Have you been asked about gold lately? Has someone tried to explain to you that the precious metal’s 27 percent increase in dollar terms during the past year signals ominous things? Runaway inflation... economic panic... infinite instability...
Well, instead of wasting your breath, or giving up and walking away, direct the concerned party to a corner of the report released this month by the World Gold Council, the gold-mining industry’s main trade group.
Buried amid the standard reportese is a statistical review of worldwide gold demand in 2011’s first quarter. The data show that gold’s ascent is being driven by extraordinary demand from India and China, where rising prosperity is making it easier for millions of people to buy gold in all its forms, particularly jewelry.
The WGC estimates that Indian households own more than 18,000 metric tons of gold, the largest holding on the planet. (By contrast, U.S. official gold reserves total about 8,100 metric tons.) Indian consumers aren’t done buying. In this year’s first quarter, they purchased an additional 206 tons of gold jewelry and 85 tons of gold bars and coins. China’s appetite is growing rapidly and could soon overtake India’s.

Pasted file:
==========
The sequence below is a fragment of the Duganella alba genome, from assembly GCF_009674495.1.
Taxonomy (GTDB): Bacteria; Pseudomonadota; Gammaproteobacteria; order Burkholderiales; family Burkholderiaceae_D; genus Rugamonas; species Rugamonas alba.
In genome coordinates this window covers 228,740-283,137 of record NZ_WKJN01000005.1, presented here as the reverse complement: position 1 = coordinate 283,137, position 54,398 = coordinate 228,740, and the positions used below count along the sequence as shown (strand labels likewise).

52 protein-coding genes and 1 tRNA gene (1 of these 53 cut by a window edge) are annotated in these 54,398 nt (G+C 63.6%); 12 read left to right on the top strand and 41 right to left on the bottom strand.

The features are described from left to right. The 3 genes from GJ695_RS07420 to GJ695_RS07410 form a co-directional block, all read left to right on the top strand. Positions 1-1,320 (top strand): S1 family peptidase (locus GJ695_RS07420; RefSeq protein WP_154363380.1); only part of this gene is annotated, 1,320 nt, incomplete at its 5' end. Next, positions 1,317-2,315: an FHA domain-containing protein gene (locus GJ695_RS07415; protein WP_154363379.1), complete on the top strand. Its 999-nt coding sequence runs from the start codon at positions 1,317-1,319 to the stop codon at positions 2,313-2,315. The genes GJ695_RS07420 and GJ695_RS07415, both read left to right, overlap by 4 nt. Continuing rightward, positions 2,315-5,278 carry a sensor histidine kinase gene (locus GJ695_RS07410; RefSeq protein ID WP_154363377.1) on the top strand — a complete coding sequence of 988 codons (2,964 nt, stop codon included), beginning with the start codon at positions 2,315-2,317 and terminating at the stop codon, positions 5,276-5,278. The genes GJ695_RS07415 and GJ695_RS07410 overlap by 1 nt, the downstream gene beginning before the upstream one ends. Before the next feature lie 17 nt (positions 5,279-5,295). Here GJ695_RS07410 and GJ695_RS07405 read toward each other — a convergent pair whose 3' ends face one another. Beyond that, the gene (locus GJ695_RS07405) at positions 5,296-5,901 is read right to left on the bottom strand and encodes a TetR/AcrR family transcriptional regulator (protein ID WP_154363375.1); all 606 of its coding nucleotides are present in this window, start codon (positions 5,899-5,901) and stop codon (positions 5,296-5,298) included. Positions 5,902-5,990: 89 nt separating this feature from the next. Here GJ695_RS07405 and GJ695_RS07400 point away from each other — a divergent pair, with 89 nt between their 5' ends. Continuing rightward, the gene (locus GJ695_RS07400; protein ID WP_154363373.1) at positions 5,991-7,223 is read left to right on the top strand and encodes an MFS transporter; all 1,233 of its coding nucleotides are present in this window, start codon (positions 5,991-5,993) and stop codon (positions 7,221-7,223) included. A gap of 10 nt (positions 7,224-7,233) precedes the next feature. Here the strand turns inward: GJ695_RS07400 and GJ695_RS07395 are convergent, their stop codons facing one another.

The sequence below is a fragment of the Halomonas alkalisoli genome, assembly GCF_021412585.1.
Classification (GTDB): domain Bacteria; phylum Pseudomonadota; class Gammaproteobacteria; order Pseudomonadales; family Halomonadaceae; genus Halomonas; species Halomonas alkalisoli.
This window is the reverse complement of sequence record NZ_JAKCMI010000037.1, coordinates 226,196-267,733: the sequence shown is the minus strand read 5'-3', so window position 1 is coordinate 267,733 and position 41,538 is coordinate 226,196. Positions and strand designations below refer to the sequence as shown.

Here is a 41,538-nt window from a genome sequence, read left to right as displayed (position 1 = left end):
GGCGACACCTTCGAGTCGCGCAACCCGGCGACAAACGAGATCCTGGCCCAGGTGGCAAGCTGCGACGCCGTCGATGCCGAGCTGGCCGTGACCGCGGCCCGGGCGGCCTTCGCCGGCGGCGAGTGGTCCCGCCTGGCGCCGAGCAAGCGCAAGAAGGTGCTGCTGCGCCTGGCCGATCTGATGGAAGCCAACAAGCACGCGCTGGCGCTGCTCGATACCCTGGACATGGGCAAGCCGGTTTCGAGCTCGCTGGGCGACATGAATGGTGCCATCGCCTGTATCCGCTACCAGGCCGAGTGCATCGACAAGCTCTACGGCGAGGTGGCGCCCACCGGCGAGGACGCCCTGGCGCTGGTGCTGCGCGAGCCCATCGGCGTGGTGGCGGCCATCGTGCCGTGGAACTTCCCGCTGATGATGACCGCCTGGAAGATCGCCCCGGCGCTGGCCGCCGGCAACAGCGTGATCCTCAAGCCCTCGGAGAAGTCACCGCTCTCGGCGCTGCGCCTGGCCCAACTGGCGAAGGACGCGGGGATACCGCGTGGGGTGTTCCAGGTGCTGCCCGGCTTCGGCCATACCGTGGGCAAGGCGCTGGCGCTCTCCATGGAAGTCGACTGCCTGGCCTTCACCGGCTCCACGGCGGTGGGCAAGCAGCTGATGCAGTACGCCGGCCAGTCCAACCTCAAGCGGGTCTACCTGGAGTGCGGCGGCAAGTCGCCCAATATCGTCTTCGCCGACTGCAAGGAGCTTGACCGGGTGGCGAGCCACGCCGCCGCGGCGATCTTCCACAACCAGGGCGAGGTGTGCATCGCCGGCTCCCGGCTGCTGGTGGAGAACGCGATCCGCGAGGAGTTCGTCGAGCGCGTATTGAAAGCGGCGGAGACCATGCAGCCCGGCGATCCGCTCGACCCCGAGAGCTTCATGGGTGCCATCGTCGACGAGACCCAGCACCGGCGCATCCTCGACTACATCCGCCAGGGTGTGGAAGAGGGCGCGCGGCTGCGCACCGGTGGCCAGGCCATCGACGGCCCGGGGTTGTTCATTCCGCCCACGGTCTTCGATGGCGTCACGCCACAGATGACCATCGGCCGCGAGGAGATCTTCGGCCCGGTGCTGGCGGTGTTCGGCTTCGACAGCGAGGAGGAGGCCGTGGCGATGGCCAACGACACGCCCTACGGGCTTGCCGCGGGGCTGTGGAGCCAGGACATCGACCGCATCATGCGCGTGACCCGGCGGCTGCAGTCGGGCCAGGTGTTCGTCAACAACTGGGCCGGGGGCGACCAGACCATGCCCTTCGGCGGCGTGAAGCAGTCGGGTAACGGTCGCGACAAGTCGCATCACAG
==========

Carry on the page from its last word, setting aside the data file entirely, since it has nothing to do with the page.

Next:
Or come at it another way: Strip out Chinese and Indian purchases, and the rest of the world isn’t nearly so vibrant. Some new buyers have shown up; some prior speculators are cashing out.
This is not the company line. Earlier this month, Sun Zhaoxue, the president of China National Gold Group Corp., the country’s largest gold mine, predicted that gold prices will stay high because of the dollar’s depreciation and "intensifying geopolitical risks." His measured version of the safe-refuge thesis can be heard in much shriller tones on late-night advertisements for gold coins.
Yes, price surges for gold don’t always reflect genuine fears and the need for disaster-proof investments.
And, yes, gold’s price may continue to climb this year. A recent Bloomberg News survey of 31 analysts, investors and gold-mine operators found respondents, on average, predicting a year-end price of $1,750 an ounce, up significantly from recent levels of about $1,530.
If such a rise occurs, however, it’s likely to reflect normal public demand for a shiny commodity, rather than a far-sighted warning to the world’s central bankers.